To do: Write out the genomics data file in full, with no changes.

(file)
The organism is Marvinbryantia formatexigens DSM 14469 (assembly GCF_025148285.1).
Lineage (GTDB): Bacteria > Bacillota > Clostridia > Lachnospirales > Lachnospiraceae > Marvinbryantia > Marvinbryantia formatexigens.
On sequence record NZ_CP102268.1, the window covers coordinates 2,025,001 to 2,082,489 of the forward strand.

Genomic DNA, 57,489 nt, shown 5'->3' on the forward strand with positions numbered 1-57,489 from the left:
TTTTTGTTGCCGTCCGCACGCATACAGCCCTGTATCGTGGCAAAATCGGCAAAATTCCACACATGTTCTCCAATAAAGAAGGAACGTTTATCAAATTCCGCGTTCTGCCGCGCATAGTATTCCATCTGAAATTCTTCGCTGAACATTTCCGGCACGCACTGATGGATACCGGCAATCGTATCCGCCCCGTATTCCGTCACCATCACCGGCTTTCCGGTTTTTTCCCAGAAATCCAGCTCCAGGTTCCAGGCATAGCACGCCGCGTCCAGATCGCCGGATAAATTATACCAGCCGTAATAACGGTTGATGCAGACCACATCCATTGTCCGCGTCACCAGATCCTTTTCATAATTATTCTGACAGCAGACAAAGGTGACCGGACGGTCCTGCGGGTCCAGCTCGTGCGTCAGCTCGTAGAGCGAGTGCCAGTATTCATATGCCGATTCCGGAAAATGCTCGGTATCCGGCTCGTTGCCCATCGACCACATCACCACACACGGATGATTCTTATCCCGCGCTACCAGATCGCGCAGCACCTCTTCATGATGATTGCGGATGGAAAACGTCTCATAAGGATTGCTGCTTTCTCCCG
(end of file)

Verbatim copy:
The organism is Marvinbryantia formatexigens DSM 14469 (assembly GCF_025148285.1).
Lineage (GTDB): Bacteria > Bacillota > Clostridia > Lachnospirales > Lachnospiraceae > Marvinbryantia > Marvinbryantia formatexigens.
On sequence record NZ_CP102268.1, the window covers coordinates 2,025,001 to 2,082,489 of the forward strand.

Genomic DNA, 57,489 nt, shown 5'->3' on the forward strand with positions numbered 1-57,489 from the left:
TTTTTGTTGCCGTCCGCACGCATACAGCCCTGTATCGTGGCAAAATCGGCAAAATTCCACACATGTTCTCCAATAAAGAAGGAACGTTTATCAAATTCCGCGTTCTGCCGCGCATAGTATTCCATCTGAAATTCTTCGCTGAACATTTCCGGCACGCACTGATGGATACCGGCAATCGTATCCGCCCCGTATTCCGTCACCATCACCGGCTTTCCGGTTTTTTCCCAGAAATCCAGCTCCAGGTTCCAGGCATAGCACGCCGCGTCCAGATCGCCGGATAAATTATACCAGCCGTAATAACGGTTGATGCAGACCACATCCATTGTCCGCGTCACCAGATCCTTTTCATAATTATTCTGACAGCAGACAAAGGTGACCGGACGGTCCTGCGGGTCCAGCTCGTGCGTCAGCTCGTAGAGCGAGTGCCAGTATTCATATGCCGATTCCGGAAAATGCTCGGTATCCGGCTCGTTGCCCATCGACCACATCACCACACACGGATGATTCTTATCCCGCGCTACCAGATCGCGCAGCACCTCTTCATGATGATTGCGGATGGAAAACGTCTCATAAGGATTGCTGCTTTCTCCCG